Burma back to bleak

Updated: Feb 7

Media all over the world are reporting the terrifying prospect for the people of Myanmar (Burma) following this week's military coup in the country and the detention of the popularly-elected leader, Aung San Suu Kyi, her whereabouts unknown.

A United Nations' response has been immediate. Secretary-General Antonio Guterres has pledged to mobilise enough international pressure on Myanmar’s military 'to make sure that this coup fails'.

Claiming 'election fraud', the Myanmar army has handed power to military chief Min Aung Hlaing, and imposed a state of emergency for one year.

One year? It's unimaginable the amount of trauma and destruction the military could implement over the period of a year - or even longer.

'We will do everything we can to mobilise all the key actors and international community to put enough pressure on Myanmar to make sure that this coup fails,” Guterres announced.

Despite Aung San Suu Kyi's overwhelming support from the people of Myanmar, formerly known as Burma, many of her supporters have long mistrusted the military's motives in the country's fragile steps towards democracy, including her release from house arrest in 2010 after detention for 15 years. The Nobel Peace Prize laureate led the NLD to victory in the 2015 elections, advocating democratic reform in a country dominated by the military in a culture of poverty and corruption.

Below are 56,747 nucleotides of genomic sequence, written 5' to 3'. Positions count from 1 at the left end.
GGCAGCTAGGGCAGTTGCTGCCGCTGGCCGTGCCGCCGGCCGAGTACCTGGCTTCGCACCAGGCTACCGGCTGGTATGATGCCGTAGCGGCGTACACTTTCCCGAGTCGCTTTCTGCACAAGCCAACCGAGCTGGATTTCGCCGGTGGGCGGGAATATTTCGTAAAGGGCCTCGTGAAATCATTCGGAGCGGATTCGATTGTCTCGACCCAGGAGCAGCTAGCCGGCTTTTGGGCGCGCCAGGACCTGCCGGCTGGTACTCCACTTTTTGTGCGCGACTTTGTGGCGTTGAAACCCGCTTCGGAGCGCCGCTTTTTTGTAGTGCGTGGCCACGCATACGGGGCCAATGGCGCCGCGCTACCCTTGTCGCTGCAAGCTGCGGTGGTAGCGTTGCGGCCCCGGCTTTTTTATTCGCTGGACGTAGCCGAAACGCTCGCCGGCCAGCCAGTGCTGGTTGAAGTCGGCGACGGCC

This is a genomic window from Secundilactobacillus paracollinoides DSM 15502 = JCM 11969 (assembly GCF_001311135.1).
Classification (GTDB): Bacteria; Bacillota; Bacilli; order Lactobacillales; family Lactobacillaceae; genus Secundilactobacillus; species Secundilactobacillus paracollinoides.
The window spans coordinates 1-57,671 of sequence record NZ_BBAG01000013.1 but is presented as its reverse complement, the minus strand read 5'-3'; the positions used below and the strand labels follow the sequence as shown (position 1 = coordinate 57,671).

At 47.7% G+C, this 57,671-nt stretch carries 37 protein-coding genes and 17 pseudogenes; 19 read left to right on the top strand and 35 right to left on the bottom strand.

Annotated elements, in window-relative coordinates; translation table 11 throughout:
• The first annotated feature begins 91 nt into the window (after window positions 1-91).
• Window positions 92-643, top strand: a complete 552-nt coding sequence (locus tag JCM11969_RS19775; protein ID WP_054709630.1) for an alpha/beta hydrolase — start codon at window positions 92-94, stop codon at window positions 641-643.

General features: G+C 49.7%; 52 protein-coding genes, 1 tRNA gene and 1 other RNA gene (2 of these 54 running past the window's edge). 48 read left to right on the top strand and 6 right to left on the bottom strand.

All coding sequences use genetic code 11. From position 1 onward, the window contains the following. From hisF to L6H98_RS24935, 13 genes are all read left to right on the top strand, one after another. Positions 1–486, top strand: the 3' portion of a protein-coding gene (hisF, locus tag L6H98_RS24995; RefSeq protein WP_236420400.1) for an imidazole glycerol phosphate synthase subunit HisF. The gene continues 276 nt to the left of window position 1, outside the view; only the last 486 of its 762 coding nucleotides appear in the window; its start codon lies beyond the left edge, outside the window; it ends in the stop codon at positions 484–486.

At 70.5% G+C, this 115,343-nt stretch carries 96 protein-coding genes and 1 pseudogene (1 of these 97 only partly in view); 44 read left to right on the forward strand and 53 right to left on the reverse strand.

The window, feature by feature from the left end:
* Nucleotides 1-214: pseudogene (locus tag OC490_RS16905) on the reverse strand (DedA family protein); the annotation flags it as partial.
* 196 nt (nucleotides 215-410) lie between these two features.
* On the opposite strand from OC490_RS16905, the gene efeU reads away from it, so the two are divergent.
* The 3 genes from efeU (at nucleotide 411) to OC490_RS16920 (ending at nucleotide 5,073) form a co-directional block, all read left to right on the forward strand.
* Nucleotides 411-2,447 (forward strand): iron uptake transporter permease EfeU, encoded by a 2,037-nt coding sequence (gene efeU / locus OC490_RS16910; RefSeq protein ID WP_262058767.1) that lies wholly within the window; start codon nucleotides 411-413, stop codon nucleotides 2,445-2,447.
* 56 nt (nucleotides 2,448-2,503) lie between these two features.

Now Suu Kyi has been charged with illegally importing communications equipment, or walkie-talkies. Hardly a reason to be detained in secret by a military regime.

'Aung San Suu Kyi - if we can accuse her of something - it is that she was too close to the military, is that she protected too much the military,' the UN General-Secretary admitted.

A 2017 military crackdown in Myanmar’s Rakhine State caused more than 700,000 Rohingya Muslims to flee to Bangladesh, where they continue to live in deplorable conditions in the largest refugee camp in the world.

SSOA author, Sao Khemawadee Mangrai, a Shan from the north of Burma, wrote in her memoir about her life under a former military regime and how she and her family escaped to a new life in Australia.

She writes candidly about her life before and after the assassination of Suu Ky's father, the independence leader, General Aung San. On that sad day, sitting beside the General was a Shan chief, Sao Sam Htun, who was assassinated alongside him, one of a total of nine killed in the attack on the government’s Executive Council meeting.

Khemawadee had no idea then that she would later marry his son, who would also suffer under the military regime, thrown into prison without cause for 5 years.

Her memoir was written during a weekly writing class facilitated by Sydney School of Arts & Humanities and published six years ago. Her memories are infused by the beauty of the country and the grace of the Buddhist culture.

Her moving story is available for sale on Amazon Books here.

Text: cvwilliams. Research: Washington Post. Photos: cvwilliams & AP.

SSOA writers' blogs are made possible through the support of City of Sydney grant assistance.

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